New COVID-19 restrictions on social gatherings that Pennsylvania Gov. Tom Wolf announced Dec. 10 will not affect religious congregations, including the celebration of Christmas Masses in Catholic parishes of the Archdiocese of Philadelphia.

The archdiocese offered more information on Christmas liturgies in a new document Dec. 11. A new episode of the archdiocese’s Arise webinar series will offer clarifications and answer participants’ questions on Wednesday, Dec. 16 from 10 to 11:15 a.m. Those who register here can join the discussion with archdiocesan leaders or view a recording later.

The governor’s orders, which go into effect early Dec. 12 through Jan. 4, specifically exempted houses of worship. Nevertheless, archdiocesan protocols on congregants’ use of face masks, cleaning of churches between usage and social distancing among people in church – sitting in every other pew, for instance — remain in effect since they were implemented in October.


The directives at that time not only emphasized the protocols put in place last spring following the resumption of public Masses after the initial quarantines of the pandemic, they set guidelines for the celebration of Christmas Masses on Thursday, Dec. 24 and Friday, Dec. 25.

Most elderly people, those in ill health and many others have refrained from coming to church and instead have watched the Mass on television or via livestreamed video on the internet, including from their own home parish.

(See a list of livestreaming Masses here, the times of Masses at the Cathedral Basilica of SS. Peter and Paul here and read about a prayer for spiritual communion here.)

Those Masses will continue to be celebrated online for Christmas. But there are more ways for people to celebrate from home, according to Father Dennis Gill, director of the archdiocesan Office for Divine Worship and rector of the cathedral.

“Everyone recognizes that this is going to be a very different Christmas,” he said. “All of us should be in church and encountering our Lord in the holy Eucharist, but it’s not going to happen.”

He suggested Catholics at home read the Christmas Gospels, have a prayer service around the Nativity scene or pray the joyful mysteries of the rosary together, which focus on the birth of Jesus.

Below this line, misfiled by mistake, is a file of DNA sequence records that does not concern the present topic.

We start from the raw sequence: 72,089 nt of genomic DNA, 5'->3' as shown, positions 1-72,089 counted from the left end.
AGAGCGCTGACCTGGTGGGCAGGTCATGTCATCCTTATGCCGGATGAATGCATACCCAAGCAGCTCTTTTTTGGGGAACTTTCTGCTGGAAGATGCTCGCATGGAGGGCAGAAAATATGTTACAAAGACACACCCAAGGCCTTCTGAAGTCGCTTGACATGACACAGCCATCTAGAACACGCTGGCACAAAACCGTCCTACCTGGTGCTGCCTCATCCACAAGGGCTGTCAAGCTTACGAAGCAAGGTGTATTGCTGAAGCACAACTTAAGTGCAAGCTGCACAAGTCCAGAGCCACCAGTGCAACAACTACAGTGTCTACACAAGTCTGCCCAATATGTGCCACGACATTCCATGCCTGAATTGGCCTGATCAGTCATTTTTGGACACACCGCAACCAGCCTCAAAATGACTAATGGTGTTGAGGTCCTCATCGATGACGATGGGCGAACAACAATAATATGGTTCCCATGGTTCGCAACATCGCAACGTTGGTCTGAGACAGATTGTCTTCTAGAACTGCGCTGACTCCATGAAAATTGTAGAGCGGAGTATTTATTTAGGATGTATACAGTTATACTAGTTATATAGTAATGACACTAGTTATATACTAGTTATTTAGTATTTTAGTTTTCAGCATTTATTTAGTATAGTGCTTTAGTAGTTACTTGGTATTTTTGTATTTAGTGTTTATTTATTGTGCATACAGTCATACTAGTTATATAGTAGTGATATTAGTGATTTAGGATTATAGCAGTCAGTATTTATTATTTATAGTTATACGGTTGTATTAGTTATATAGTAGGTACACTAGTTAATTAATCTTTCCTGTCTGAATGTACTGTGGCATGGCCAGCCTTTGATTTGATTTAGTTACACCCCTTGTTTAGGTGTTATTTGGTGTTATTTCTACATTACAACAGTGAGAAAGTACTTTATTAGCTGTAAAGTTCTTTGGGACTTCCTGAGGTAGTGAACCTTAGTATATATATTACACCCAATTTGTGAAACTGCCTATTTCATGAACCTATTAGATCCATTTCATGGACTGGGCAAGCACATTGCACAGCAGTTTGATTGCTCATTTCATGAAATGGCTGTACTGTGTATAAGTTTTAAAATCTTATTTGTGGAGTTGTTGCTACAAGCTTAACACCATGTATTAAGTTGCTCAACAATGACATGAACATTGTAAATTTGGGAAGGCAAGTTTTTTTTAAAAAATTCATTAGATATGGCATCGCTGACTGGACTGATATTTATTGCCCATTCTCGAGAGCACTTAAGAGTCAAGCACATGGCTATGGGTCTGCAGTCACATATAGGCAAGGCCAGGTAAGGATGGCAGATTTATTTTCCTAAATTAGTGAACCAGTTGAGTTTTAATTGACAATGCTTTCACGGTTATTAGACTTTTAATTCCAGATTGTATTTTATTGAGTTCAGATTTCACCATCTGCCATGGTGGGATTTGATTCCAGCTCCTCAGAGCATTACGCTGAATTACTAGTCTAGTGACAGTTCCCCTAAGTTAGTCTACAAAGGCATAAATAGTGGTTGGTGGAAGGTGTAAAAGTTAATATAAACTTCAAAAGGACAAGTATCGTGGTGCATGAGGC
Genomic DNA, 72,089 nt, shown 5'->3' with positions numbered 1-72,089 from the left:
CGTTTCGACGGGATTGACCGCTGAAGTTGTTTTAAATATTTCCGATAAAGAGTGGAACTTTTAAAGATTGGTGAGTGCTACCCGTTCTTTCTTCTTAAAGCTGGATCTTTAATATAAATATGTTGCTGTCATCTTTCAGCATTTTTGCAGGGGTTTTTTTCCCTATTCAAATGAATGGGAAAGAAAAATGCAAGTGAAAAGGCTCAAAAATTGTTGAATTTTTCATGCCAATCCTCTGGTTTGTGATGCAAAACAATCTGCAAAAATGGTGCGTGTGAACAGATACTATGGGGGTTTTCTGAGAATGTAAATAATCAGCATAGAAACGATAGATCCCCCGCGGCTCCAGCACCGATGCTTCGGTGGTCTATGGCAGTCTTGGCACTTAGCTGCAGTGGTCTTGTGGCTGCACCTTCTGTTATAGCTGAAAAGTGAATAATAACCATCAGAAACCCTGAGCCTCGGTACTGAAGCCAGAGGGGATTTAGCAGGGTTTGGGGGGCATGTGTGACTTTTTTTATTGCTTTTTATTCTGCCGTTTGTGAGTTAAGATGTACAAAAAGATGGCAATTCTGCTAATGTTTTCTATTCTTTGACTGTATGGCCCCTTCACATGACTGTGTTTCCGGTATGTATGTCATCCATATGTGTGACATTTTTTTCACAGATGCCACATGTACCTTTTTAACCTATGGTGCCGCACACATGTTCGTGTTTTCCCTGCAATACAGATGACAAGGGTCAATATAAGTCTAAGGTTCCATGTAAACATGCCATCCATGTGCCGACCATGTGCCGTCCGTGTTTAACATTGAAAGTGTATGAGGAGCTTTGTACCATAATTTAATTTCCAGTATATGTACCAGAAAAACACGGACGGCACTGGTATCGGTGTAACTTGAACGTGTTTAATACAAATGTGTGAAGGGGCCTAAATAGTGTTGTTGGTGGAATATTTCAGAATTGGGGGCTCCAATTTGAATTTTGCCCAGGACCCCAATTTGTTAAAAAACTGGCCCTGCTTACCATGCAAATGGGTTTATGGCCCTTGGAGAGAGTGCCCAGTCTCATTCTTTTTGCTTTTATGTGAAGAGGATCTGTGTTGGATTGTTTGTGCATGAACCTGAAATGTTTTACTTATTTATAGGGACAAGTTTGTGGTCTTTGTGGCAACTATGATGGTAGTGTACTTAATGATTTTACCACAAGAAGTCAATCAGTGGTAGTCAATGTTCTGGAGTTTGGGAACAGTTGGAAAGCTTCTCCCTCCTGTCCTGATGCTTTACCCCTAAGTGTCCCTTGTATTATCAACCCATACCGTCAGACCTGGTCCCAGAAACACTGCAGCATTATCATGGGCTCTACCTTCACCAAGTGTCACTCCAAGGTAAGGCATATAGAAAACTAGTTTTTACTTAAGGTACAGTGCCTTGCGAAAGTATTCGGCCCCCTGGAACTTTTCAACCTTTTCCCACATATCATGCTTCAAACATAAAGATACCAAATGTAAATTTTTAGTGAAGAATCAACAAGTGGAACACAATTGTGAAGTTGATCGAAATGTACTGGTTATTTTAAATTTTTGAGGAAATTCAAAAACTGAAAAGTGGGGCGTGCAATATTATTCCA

“I think we really have to encourage the domestic church to do more than just livestream the celebration of Mass, to actually pray together,” he said. “There’s all sorts of things people can do at home, which we should encourage them to do.”

In addition, “we need to develop a hunger for when we come back to church and having a holy day like Christmas when we’re not able to celebrate the way we usually do,” Father Gill said.

The absence of one’s physical presence at Mass “should encourage Catholics to long to eat and drink the Body and Blood of Christ in person,” he said.

Archbishop Nelson Pérez has given permission for priests to celebrate as many Masses as needed so parishioners can maintain social distance on both days of the feast of the Nativity.

The archdiocesan guidelines allow Christmas Eve vigil Masses to start as early as 2 p.m.

Although the state had earlier set a limit of 75% of seating capacity in a church for safe social distancing, few archdiocesan churches have reached that limit and only the largest parishes have scheduled either extra Masses or added them in other spaces such as a school hall or auditorium, Father Gill believes.

(See a directory of all archdiocesan parishes for contact information at your local parish.)

Sacred music is dear to most Christians during Christmas, but the COVID pandemic has put a damper on singing beloved hymns and carols this year.

All churches will feature only one cantor and an instrumentalist singing only the antiphons and the sung parts of the Mass. Choirs are prohibited, except for small, socially distanced scholas.

Of course, if instrumentalists play Christmas hymns as prelude or postlude selections, impromptu singing may naturally break out in a congregation, if in subdued fashion with, of course, masks worn properly.

The birth of Jesus at Christmas will be celebrated by the faithful this year, regardless of the circumstances.

“It’s a reminder to us to focus on Jesus above all,” said Father Gill. “Jesus was born for us not to forget him but to remember him and all that he asks of us.”


All information on COVID directives from the archdiocese are available on the website of the Office for Divine Worship.